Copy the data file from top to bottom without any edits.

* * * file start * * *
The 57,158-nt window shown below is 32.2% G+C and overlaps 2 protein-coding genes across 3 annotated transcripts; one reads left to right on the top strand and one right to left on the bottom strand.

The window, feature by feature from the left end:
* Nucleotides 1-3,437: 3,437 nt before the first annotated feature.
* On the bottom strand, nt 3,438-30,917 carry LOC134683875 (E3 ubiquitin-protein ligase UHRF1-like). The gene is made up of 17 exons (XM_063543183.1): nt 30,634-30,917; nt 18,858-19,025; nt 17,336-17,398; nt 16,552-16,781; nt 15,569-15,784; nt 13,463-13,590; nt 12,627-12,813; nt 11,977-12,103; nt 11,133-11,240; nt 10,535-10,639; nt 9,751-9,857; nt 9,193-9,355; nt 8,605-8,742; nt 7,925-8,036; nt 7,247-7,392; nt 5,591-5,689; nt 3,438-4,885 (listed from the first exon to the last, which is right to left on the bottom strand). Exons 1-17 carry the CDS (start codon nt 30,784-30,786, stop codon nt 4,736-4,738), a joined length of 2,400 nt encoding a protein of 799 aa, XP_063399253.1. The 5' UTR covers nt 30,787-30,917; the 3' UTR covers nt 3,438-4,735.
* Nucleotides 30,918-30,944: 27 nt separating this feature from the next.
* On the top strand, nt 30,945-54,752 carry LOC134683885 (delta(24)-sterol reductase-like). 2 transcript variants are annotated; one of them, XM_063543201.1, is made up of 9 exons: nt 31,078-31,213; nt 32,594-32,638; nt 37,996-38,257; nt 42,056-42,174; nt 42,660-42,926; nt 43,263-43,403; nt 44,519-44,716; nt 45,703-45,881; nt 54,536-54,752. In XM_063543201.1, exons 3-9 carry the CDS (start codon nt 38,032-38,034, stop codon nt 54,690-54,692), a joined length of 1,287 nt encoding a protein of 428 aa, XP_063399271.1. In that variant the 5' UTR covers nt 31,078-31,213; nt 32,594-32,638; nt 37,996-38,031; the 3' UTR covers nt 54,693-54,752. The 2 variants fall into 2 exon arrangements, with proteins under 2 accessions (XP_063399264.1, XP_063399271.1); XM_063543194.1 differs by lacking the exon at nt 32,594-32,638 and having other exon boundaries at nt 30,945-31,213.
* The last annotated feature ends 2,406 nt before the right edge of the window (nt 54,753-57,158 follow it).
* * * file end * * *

The 57,158-nt window shown below is 32.2% G+C and overlaps 2 protein-coding genes across 3 annotated transcripts; one reads left to right on the top strand and one right to left on the bottom strand.

The window, feature by feature from the left end:
* Nucleotides 1-3,437: 3,437 nt before the first annotated feature.
* On the bottom strand, nt 3,438-30,917 carry LOC134683875 (E3 ubiquitin-protein ligase UHRF1-like). The gene is made up of 17 exons (XM_063543183.1): nt 30,634-30,917; nt 18,858-19,025; nt 17,336-17,398; nt 16,552-16,781; nt 15,569-15,784; nt 13,463-13,590; nt 12,627-12,813; nt 11,977-12,103; nt 11,133-11,240; nt 10,535-10,639; nt 9,751-9,857; nt 9,193-9,355; nt 8,605-8,742; nt 7,925-8,036; nt 7,247-7,392; nt 5,591-5,689; nt 3,438-4,885 (listed from the first exon to the last, which is right to left on the bottom strand). Exons 1-17 carry the CDS (start codon nt 30,784-30,786, stop codon nt 4,736-4,738), a joined length of 2,400 nt encoding a protein of 799 aa, XP_063399253.1. The 5' UTR covers nt 30,787-30,917; the 3' UTR covers nt 3,438-4,735.
* Nucleotides 30,918-30,944: 27 nt separating this feature from the next.
* On the top strand, nt 30,945-54,752 carry LOC134683885 (delta(24)-sterol reductase-like). 2 transcript variants are annotated; one of them, XM_063543201.1, is made up of 9 exons: nt 31,078-31,213; nt 32,594-32,638; nt 37,996-38,257; nt 42,056-42,174; nt 42,660-42,926; nt 43,263-43,403; nt 44,519-44,716; nt 45,703-45,881; nt 54,536-54,752. In XM_063543201.1, exons 3-9 carry the CDS (start codon nt 38,032-38,034, stop codon nt 54,690-54,692), a joined length of 1,287 nt encoding a protein of 428 aa, XP_063399271.1. In that variant the 5' UTR covers nt 31,078-31,213; nt 32,594-32,638; nt 37,996-38,031; the 3' UTR covers nt 54,693-54,752. The 2 variants fall into 2 exon arrangements, with proteins under 2 accessions (XP_063399264.1, XP_063399271.1); XM_063543194.1 differs by lacking the exon at nt 32,594-32,638 and having other exon boundaries at nt 30,945-31,213.
* The last annotated feature ends 2,406 nt before the right edge of the window (nt 54,753-57,158 follow it).